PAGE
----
For those planning to install all new elevators in a building, a 30-percent improvement in response times might sound like a worthy goal. But what if response times could be improved by 30 percent or more using existing elevators?
Building management company Jones Lang LaSalle, based in Chicago, found it could do just that for 1180 Avenue of the Americas, a 23-story office building built in 1962 in the heart of New York City. Rather than incur the costs of dismantling eight cars and replacing all the mechanical lift equipment, the management team found they could save substantially - and get the desired boost in performance improvements by replacing the "brain."
Two banks serve an estimated 1,000 workers. Four cars service the lower nine floors, and three service floors nine to 23. A crossover links the two banks at floor nine. In addition, a service elevator can access any floor and "swing" to passenger duty during peak demand. The previous elevator control, a magnetic relay system, was nearing the end of its life.
The new brain is a revolutionary elevator traffic management system known as Miconic® 10 from Schindler Elevator Corp., Morristown, NJ. It doesn't have to be told twice which way to go. Instead of pushing an "Up" or "Down" button in the corridor and then another button for the floor once in the car, riders push a keypad before they get on the elevator to indicate their desired floors. The keypad indicates which car to board, and each individual car lists the stops it will make.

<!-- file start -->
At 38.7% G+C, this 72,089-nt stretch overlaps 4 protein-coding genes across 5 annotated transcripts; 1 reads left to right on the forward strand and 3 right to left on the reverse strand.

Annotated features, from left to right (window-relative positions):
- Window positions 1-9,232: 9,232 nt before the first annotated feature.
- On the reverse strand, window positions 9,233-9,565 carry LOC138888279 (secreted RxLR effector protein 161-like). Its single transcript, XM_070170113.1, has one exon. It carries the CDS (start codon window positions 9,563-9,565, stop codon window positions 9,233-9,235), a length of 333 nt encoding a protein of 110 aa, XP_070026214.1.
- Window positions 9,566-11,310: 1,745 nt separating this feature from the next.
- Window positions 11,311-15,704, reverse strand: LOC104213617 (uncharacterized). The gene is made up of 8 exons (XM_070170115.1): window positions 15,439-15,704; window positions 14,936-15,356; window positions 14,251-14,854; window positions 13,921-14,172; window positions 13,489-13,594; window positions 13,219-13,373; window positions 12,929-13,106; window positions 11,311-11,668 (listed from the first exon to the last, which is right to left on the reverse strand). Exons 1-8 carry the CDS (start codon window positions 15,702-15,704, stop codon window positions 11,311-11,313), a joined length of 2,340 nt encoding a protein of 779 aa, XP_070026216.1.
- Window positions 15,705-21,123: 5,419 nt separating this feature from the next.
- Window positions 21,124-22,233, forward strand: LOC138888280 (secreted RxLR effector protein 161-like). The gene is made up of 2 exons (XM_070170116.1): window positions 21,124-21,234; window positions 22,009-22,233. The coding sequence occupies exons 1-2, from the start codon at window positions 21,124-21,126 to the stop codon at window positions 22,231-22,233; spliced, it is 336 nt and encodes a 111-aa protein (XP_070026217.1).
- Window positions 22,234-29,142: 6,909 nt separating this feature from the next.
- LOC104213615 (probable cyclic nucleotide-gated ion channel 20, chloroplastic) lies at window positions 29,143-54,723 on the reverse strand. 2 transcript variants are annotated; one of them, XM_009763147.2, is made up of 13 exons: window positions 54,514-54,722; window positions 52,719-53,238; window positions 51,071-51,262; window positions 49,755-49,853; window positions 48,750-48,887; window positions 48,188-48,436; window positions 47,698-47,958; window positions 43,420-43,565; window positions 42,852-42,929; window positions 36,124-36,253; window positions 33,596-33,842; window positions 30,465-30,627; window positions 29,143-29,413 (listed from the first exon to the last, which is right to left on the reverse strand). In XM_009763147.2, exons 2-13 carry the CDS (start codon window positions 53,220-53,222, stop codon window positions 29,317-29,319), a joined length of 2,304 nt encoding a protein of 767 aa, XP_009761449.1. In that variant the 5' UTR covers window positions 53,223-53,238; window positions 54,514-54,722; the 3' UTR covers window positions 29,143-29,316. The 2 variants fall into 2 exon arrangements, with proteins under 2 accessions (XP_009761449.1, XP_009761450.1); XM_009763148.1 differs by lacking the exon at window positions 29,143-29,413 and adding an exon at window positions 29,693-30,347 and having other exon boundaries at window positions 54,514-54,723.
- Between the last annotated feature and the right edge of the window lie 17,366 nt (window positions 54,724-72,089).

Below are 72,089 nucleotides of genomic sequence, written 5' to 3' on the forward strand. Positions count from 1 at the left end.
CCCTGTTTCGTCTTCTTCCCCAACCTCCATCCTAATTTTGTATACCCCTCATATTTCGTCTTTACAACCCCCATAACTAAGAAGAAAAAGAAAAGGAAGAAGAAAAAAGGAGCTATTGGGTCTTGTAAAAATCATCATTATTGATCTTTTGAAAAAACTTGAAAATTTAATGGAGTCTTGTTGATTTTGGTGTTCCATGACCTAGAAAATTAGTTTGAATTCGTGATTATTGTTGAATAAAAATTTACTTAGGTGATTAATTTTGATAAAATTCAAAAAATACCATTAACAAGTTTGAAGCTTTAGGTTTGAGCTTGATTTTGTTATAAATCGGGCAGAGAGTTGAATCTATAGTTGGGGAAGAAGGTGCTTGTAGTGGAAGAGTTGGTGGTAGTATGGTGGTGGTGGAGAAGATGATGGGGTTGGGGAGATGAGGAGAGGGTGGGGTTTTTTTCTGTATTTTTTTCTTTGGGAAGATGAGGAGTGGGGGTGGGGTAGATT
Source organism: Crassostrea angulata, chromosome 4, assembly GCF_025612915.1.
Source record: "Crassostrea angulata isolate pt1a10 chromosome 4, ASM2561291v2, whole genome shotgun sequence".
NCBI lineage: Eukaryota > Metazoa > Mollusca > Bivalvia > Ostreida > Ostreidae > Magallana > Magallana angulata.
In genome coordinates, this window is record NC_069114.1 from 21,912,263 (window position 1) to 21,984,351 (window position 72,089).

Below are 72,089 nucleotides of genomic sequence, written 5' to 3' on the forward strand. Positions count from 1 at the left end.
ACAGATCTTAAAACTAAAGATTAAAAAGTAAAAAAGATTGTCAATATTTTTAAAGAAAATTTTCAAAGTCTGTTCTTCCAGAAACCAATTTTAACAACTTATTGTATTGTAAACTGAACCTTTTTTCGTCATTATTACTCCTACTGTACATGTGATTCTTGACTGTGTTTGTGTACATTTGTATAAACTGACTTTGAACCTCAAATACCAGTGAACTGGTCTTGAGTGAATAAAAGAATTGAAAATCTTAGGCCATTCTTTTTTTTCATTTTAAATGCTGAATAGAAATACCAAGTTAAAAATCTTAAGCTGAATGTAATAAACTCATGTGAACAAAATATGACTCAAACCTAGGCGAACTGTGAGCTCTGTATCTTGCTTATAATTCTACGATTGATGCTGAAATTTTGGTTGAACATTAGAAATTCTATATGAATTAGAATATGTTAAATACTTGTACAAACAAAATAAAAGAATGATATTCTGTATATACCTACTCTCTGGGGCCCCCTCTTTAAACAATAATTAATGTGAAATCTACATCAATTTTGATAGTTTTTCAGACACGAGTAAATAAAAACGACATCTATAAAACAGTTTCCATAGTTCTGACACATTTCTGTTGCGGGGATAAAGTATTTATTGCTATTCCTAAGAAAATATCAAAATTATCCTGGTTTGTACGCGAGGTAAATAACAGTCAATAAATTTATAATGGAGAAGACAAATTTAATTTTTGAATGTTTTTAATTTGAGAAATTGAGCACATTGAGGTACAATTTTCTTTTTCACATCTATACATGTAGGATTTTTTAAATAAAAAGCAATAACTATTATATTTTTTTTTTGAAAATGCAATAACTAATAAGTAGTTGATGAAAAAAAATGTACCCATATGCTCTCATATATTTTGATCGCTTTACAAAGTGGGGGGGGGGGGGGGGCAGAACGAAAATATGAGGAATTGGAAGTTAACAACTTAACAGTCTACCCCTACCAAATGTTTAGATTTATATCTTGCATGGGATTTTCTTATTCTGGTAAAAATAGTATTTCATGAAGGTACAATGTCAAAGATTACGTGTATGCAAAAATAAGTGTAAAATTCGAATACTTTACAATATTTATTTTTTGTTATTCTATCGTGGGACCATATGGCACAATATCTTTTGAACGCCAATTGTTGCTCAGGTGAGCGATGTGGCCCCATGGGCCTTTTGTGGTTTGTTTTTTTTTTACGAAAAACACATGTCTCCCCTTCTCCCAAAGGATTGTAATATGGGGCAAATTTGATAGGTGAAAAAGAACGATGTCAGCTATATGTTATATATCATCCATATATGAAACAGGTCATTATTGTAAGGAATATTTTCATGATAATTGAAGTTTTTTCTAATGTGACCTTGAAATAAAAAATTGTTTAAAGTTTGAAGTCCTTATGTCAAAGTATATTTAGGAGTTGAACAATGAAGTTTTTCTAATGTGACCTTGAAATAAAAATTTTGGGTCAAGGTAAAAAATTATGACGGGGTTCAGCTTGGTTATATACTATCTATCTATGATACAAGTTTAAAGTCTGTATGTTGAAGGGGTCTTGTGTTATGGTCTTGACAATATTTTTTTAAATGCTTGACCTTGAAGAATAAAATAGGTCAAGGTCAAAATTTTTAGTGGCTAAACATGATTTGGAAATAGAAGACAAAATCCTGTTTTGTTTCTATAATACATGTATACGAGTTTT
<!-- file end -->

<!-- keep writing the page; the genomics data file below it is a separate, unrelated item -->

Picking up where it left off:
"Quite honestly, it is largely the elevators that differentiate us now," says building general manager Bonnie Kirschenbaum, 1180 Avenue of the Americas. "When people want to lease space, and we take them up in the elevators, this new system is certainly a topic of conversation because it is so different."
Using sophisticated algorithms, Miconic 10 dynamically manages traffic across elevator cars, balancing the load across the building and dispatching cars to answer calls. Advanced microprocessors keep track of the exact location of cars in real time. (The previous system could only place a car within one of three zones.) The elevator control system estimates the number of passengers using a particular car (based on load weight), and tracks the total passengers who have called an elevator and their destination floors. The system schedules all elevator moves to bring people to their destinations as quickly as possible and to minimize crowding on board.
More data gathering enables greater intelligence. If a person enters a destination
multiple times, the system "knows" that it's just one person in the
car (based on body weight) and only stops once. A statistical parking function
attempts to place an idle car at or near a floor that may experience a peak
load time at an off-peak time for the building, say at 3:00 p.m. each day. The
system also includes smart-card security to allow after-hours access to pre-programmed
floors. In addition, the new controls allow more time for handicapped riders
to enter and exit cars, and provide audible instructions when enabled.
Schindler and the building management team met with each of the building's 25 business tenants during the change-over, and employees were shown a brief training film. "The learning curve was very short, and tenants like the faster response times," notes the building's chief engineer John Flynn.
Artie Johnn, Morristown, NJ, is a field engineer at Schindler Elevator Corp.
com), a leading elevator manufacturer.